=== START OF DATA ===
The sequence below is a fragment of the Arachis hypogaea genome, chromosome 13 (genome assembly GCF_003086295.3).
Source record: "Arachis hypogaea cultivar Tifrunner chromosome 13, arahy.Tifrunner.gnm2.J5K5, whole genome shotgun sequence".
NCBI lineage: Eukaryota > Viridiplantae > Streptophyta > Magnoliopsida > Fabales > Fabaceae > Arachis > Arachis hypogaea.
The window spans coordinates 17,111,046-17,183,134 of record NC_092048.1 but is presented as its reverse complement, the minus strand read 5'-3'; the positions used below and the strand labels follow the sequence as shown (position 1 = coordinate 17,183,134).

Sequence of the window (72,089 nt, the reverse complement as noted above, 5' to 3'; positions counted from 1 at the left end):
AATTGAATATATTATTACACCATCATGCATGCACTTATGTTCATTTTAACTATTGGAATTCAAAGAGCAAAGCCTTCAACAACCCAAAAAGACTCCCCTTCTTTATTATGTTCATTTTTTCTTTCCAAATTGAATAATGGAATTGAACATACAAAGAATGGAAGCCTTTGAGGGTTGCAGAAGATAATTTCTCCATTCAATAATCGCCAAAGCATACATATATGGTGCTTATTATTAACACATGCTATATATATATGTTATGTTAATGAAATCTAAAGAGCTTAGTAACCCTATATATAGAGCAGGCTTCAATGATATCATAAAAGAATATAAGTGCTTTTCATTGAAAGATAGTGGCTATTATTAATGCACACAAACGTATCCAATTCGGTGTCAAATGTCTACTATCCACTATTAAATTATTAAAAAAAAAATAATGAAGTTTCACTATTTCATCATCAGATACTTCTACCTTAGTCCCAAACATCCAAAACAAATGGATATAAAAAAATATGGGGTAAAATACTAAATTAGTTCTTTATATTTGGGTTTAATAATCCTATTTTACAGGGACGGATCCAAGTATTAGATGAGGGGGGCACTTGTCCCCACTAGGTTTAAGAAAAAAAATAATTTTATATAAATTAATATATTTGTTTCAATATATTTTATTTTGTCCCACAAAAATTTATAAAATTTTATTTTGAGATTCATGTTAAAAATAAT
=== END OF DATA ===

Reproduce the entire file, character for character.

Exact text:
The sequence below is a fragment of the Arachis hypogaea genome, chromosome 13 (genome assembly GCF_003086295.3).
Source record: "Arachis hypogaea cultivar Tifrunner chromosome 13, arahy.Tifrunner.gnm2.J5K5, whole genome shotgun sequence".
NCBI lineage: Eukaryota > Viridiplantae > Streptophyta > Magnoliopsida > Fabales > Fabaceae > Arachis > Arachis hypogaea.
The window spans coordinates 17,111,046-17,183,134 of record NC_092048.1 but is presented as its reverse complement, the minus strand read 5'-3'; the positions used below and the strand labels follow the sequence as shown (position 1 = coordinate 17,183,134).

Sequence of the window (72,089 nt, the reverse complement as noted above, 5' to 3'; positions counted from 1 at the left end):
AATTGAATATATTATTACACCATCATGCATGCACTTATGTTCATTTTAACTATTGGAATTCAAAGAGCAAAGCCTTCAACAACCCAAAAAGACTCCCCTTCTTTATTATGTTCATTTTTTCTTTCCAAATTGAATAATGGAATTGAACATACAAAGAATGGAAGCCTTTGAGGGTTGCAGAAGATAATTTCTCCATTCAATAATCGCCAAAGCATACATATATGGTGCTTATTATTAACACATGCTATATATATATGTTATGTTAATGAAATCTAAAGAGCTTAGTAACCCTATATATAGAGCAGGCTTCAATGATATCATAAAAGAATATAAGTGCTTTTCATTGAAAGATAGTGGCTATTATTAATGCACACAAACGTATCCAATTCGGTGTCAAATGTCTACTATCCACTATTAAATTATTAAAAAAAAAATAATGAAGTTTCACTATTTCATCATCAGATACTTCTACCTTAGTCCCAAACATCCAAAACAAATGGATATAAAAAAATATGGGGTAAAATACTAAATTAGTTCTTTATATTTGGGTTTAATAATCCTATTTTACAGGGACGGATCCAAGTATTAGATGAGGGGGGCACTTGTCCCCACTAGGTTTAAGAAAAAAAATAATTTTATATAAATTAATATATTTGTTTCAATATATTTTATTTTGTCCCACAAAAATTTATAAAATTTTATTTTGAGATTCATGTTAAAAATAAT